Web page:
On Tuesday evening last week, I met Jade, Sameer, Lewis, and Ross, and seventy-two other Hallam students at an event in city campus’ new atrium. Jade, reading for an MA in International Relations and Global Crises, is a heptathlete who won a bronze medal at the Birmingham Commonwealth Games. Sameer is a BSc Nursing student who is a four times Karate World Federation Champion. Lewis, reading for an MSc in Sport Business Management also won a bronze medal at the 2022 Commonwealth Games, and is training with GB Boxing at the English Institute of Sport. Ross won bronze medals at the London, Rio and Tokyo Paralympics in Para Table Tennis. And my list could go on through the other seventy-two athletes on Hallam’s Performance Athlete Support Programme. What an evening we had: they were, all of them, fascinating and engaging, talking about the challenges and the rewards of competing at the highest level alongside their studies.

The Performance Athlete Support Programme (PASP), itself working in partnership with the national Talented Athlete Scholarship Scheme (TASS), provides support for athletes competing at national or international level across thirty different sports – from athletics to American football, from water polo to table tennis, from cycling to figure skating. As the athletes themselves told me, there’s a huge difference in the support available to different sports. For PASP, support is accessed through an application process as with wider University funding opportunities for existing and prospective students where their sporting pedigree and support needs are assessed. TASS scholars are nominated by their National Governing Bodies and determined by the national centre: beyond the seventy-six students on PASP there are a further sixteen TASS registered athletes in the University.

The demands on these elite athletes are obviously considerable: we are looking to them to excel both academically and in their sport. For this reason, the PASP, co-ordinated by Kate Cox, our Head of Physical Activity and Sport, and her team, provide a comprehensive programme of support and training. This includes a bespoke strength and conditioning programme, physiotherapy support, including screening, massage, prehab and reactive services, extensive sport psychology, lifestyle and nutrition workshops and one to one support, anti-doping guidance and financial assistance. The explicit purpose of the programme is not simply to engender successful sport performance but to prepare the participants for all of the challenges which go with performance at the very highest level: the determination and grit to persist, the mental strength required to deal not just with the long, lonely hours of training but also with what Kipling called ‘those two impostors’ – Triumph and Disaster. This means that students of the scheme are assisted during pre-arrival, enrolment and induction to ensure an effective transition into university life, that their aspirations and development needs are thoroughly assessed and to enable the support team build long-term relationships with individual athletes.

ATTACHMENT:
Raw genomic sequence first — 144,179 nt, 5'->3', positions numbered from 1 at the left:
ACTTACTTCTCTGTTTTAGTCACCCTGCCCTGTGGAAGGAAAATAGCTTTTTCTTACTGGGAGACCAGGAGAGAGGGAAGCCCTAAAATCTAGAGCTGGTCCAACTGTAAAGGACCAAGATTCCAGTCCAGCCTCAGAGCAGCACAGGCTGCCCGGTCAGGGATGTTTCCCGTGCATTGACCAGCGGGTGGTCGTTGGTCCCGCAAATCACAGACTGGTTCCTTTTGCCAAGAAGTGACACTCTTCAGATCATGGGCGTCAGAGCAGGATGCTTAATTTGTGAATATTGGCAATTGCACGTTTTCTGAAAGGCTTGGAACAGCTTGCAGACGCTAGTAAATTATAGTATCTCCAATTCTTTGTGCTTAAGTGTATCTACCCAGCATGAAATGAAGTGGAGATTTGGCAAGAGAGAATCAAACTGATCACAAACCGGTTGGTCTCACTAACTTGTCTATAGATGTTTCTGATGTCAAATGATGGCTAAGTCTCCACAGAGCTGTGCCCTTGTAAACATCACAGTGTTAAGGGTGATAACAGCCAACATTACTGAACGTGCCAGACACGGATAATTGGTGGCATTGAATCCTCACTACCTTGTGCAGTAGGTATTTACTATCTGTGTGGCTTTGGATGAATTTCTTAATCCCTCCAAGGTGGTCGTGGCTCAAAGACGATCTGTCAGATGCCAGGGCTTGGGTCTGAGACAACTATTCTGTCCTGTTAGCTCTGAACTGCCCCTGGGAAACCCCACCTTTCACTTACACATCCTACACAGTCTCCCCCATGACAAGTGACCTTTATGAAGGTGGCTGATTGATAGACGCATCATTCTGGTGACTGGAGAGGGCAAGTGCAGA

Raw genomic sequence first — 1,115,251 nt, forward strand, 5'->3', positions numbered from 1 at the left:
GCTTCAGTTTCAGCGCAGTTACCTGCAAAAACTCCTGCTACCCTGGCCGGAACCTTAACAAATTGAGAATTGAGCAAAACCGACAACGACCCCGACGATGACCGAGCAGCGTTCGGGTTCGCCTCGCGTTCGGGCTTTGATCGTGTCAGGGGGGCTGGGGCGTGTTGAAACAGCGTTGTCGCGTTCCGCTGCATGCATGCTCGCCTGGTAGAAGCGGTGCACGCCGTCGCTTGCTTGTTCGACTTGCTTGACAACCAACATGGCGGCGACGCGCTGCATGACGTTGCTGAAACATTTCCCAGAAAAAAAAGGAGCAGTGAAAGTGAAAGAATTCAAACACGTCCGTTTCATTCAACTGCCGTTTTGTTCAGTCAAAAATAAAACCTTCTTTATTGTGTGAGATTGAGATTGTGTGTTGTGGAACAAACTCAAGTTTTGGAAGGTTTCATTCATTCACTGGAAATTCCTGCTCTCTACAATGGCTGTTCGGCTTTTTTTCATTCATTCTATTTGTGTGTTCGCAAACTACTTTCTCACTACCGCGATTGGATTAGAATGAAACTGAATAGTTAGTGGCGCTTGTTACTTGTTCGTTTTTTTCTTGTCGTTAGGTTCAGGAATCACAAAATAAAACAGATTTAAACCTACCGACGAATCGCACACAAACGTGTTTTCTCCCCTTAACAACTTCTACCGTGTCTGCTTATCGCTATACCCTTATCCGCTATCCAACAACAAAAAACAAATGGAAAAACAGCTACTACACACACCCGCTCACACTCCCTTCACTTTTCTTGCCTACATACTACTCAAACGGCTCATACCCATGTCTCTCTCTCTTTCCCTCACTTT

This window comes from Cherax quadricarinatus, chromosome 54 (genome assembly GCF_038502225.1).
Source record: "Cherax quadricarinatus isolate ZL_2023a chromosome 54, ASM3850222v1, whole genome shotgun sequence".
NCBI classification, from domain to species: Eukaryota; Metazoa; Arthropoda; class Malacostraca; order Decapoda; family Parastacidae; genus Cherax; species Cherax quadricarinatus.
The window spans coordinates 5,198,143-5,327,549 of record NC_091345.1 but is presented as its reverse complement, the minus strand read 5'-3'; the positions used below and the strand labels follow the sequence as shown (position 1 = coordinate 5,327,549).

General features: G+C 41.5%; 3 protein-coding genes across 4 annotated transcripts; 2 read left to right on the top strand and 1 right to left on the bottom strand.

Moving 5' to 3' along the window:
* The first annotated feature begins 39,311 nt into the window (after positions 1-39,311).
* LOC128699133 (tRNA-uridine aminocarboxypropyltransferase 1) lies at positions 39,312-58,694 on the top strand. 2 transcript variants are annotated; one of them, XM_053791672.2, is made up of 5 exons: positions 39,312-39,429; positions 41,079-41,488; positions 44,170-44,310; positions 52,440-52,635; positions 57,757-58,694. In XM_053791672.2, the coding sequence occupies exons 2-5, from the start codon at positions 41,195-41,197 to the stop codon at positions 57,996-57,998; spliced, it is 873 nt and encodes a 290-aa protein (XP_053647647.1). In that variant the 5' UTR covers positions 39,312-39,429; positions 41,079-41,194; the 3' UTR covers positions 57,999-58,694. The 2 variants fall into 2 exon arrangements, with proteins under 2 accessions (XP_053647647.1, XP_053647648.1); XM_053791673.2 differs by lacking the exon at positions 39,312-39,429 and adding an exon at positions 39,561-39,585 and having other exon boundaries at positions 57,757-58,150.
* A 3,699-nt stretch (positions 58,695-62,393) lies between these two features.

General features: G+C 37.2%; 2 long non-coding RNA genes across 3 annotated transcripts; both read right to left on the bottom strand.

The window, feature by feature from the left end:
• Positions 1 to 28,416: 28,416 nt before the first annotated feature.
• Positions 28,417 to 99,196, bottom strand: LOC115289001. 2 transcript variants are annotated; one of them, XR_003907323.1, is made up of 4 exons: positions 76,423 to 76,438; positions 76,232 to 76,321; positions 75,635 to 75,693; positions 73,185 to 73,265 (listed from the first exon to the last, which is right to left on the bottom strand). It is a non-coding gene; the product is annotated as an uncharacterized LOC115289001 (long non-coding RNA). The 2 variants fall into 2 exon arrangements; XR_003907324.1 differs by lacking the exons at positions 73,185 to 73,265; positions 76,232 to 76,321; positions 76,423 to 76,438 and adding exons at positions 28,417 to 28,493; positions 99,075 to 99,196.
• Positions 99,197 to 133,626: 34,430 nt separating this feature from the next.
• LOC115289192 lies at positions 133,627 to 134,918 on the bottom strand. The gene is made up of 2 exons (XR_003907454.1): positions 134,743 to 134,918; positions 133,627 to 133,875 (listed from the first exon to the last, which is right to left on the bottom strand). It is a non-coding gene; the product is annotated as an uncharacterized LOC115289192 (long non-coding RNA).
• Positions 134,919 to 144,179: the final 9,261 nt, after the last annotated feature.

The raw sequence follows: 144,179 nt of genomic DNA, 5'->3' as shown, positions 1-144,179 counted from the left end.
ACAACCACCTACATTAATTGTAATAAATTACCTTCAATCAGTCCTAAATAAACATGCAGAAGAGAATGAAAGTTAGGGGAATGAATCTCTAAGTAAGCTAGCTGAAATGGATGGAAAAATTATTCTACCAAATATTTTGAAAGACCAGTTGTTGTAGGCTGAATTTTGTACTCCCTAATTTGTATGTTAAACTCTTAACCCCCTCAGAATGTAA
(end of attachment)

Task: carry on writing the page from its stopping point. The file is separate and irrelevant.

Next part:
The reception on Tuesday evening was an opportunity to celebrate these elite athletes. The University has hugely developed the sophistication and range of its programme over the past few years – despite the challenges of the pandemic. In recognition of this Hallam has been awarded Sport England TASS Dual Career Accreditation, which recognises educational institutions based on their ability to support talented athletes and deliver high quality support, learning and overall outcomes for our student athletes. For me, the evening was also an opportunity to get to know our elite athletes a little better, and to unpack their stories of their journey into their sport, their early days – often being ferried very large distances for training and competition – and the rewards and challenges of success. One previous participant on the programme, returning for the evening, talked to the group movingly about the enormous disappointment which flowed when the pandemic meant the postponement of the Tokyo Olympics, wrecking his carefully planned routines which had been designed to deliver his peak performance in July 2020. Others talked to me about the different strategies they had for balancing study and training, for keeping on top of two demanding schedules simultaneously.

I’m always interested in people and their stories, and the different ways those stories intertwine with how the University shapes its work around the aspirations of its students and staff.  The much greater visibility which Kate and her team have given to PASP is hugely engaging – I’m already cheering on every single one of our performance athletes, whatever their sport. I said to each of them that I hoped they’d keep me in touch with their progress as athletes and as students. I’m delighted that as a university we are so clearly committed to ensuring a dual career pathway for student athletes wishing to combine their sporting aspirations with their academic studies

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